If your hands and feet always turn numb and blue when you’re in the snow or working in very cold temperatures, then it’s possible that you may have Raynaud’s disease. It is estimated that 28 million people in the US have this condition, and women are more likely to have it than men. Because most cases are mild, a majority of those affected choose not to seek treatment as they can go about their day to day lives with little discomfort. However, some people who experience a severe type of Raynaud’s find that having the condition can impair their quality of life, which is why experts are currently investigating possible treatments for the condition. One treatment that is gaining popularity nowadays is the use of Botox to treat the affected areas. But how effective is the toxin, and how safe is it as a treatment for Raynaud’s disease?
Botox For Pain Relief
Having Raynaud’s disease or Raynaud’s phenomenon can be painful, which is why seeking pain relief is prioritized by those who have this condition. Recently, new findings indicate that Botox—the same treatment that can smooth out wrinkles and stop excessive perspiration—can also provide temporary pain relief for people with Raynaud’s.
In a recent study published in the BMJ Case Reports, three female patients diagnosed with scleroderma—a condition that is related to Raynaud’s—were all found to have “pain, swelling, and color changes in the toes.” Each patient was injected with two units of Botox into each of their toes and was asked to record any changes in symptoms after receiving the treatment. The doctors who conducted the research soon found that all the women reported significant improvement in cold tolerance, color changes and pain. Moreover, the effects lasted for five months, and two of the women said that they experienced fewer and less intense Raynaud’s attacks after getting injected with the toxin.
A Promising Treatment, But More Trials Are Needed
While all the patients have no second thoughts about recommending the treatment to others with the same health condition, further trials have to be done in order to cement Botox’s status as the go-to treatment for Raynaud’s. The head author of the research, Dr. Kiran Dhaliwal, said that to their knowledge, the initial trial is the first time that anyone with Raynaud’s has been treated with Botox.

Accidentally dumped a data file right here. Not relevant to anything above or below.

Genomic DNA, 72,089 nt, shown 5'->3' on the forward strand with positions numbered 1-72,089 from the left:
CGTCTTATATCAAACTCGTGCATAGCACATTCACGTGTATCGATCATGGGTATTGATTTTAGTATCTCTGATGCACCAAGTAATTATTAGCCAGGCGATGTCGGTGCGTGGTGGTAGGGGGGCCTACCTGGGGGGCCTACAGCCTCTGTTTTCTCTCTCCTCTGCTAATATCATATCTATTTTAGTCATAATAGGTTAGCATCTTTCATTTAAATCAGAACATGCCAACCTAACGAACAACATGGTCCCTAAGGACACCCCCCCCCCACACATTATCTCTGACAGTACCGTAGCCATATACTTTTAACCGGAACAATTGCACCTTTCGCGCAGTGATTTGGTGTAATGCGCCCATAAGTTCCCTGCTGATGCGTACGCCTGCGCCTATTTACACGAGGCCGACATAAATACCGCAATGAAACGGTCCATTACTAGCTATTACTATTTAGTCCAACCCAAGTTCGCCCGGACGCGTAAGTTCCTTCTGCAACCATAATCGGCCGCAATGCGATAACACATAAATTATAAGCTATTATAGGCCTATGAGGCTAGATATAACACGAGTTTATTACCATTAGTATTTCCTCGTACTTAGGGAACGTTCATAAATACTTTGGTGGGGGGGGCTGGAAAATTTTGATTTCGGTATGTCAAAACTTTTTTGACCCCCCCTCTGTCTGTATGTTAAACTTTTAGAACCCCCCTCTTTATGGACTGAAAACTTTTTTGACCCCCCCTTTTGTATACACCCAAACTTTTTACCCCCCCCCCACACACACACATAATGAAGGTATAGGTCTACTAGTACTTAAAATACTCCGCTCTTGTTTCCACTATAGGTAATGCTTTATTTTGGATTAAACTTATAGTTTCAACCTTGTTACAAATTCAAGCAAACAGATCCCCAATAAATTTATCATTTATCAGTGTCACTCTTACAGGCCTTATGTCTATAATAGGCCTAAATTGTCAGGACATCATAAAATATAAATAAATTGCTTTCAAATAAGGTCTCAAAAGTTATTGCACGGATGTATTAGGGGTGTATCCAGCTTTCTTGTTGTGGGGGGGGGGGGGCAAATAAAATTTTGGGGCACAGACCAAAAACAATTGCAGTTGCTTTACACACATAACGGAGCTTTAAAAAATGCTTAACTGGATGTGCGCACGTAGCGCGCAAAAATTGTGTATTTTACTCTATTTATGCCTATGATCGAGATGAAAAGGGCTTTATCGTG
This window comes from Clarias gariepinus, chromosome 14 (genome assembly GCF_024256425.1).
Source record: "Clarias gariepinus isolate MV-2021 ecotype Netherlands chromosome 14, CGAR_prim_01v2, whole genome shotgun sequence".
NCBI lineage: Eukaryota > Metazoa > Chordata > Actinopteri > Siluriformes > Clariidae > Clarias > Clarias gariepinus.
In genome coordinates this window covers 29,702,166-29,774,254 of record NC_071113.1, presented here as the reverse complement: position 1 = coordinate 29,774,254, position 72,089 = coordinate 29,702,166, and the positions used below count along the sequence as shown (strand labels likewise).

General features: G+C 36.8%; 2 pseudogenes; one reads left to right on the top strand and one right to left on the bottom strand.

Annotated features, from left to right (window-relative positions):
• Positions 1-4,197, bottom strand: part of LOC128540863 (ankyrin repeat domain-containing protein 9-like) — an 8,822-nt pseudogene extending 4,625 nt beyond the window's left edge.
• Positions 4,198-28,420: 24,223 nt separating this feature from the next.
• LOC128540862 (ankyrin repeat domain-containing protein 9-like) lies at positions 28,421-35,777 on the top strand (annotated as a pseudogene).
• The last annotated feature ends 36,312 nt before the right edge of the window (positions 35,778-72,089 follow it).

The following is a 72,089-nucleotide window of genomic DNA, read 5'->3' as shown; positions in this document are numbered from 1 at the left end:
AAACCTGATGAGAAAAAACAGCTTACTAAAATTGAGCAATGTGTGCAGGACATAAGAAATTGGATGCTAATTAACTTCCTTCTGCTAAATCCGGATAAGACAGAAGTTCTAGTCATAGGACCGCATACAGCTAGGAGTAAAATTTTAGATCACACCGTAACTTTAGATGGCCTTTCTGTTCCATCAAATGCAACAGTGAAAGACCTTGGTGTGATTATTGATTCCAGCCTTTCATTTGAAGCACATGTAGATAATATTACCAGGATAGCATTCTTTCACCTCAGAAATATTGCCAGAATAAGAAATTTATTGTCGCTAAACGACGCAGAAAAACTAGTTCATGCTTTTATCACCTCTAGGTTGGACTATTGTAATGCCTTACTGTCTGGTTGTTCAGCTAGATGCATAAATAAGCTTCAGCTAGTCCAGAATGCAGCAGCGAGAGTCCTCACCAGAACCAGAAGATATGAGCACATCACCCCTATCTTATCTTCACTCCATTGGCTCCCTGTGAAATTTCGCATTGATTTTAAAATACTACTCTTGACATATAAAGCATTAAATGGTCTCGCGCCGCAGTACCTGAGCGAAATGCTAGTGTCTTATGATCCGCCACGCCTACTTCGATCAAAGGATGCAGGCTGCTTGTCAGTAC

“However, overall confidence conflicting and further randomized controlled trials are needed if Btx-A is to become a viable treatment option,” Dr. Dhaliwal added.
Raynaud’s Disease: Why You Shouldn’t Ignore It
The recent findings on the effect of Botox treatments on those with Raynaud’s disease is promising. While it may take time before it becomes the gold standard for treating the condition, its ability to reduce pain and frequency of attacks can make a difference in the lives of those who are living with Raynaud’s.
The cause of Raynaud’s disease remains a complete mystery as doctors have yet to fully understand what triggers an attack. However, you’ll know that you have it if you constantly experience stinging pain, numbness, and color changes in your fingers and toes whenever the temperature drops. It can also affect other parts of your body such as your lips and nose. Though some have very mild symptoms, others with a more severe type of Raynaud’s often have associated diseases such as lupus and scleroderma, which require other types of treatment.
What To Do If You Have Raynaud’s
If you have Raynaud’s disease, you may be tempted to head to your dermatologist’s office to get Botox shots on the affected areas of your body. However, it’s highly possible that you may not be able to receive the treatment as it has yet to undergo more tests and be approved by the FDA. For now, the best thing that you can do is to prevent a Raynaud’s attack. Bundle up whenever you head outdoors, wear socks and mittens indoors, and make sure to keep warm at all times. You may also ask your doctor for medication to improve blood circulation to reduce numbness and pain, which will allow you to cope better once the winter season begins. Until Botox becomes the ultimate cure for Raynaud’s, preventing an attack is your best strategy to cope with this health condition.
1. Raynaud’s Association, Raynauds.org, https://www.raynauds.org/
2. Raynaud’s Disease, Mayo Clinic, https://www.mayoclinic.org/diseases-conditions/raynauds-disease/symptoms-causes/syc-20363571
3. Could Botox treat Raynaud’s? Thermal scans show how the toxin usually used to smoothen out wrinkles restored heat to the feet of three women, The Daily Mail, https://www.dailymail.co.uk/health/article-6119469/Could-Botox-treat-Raynauds.html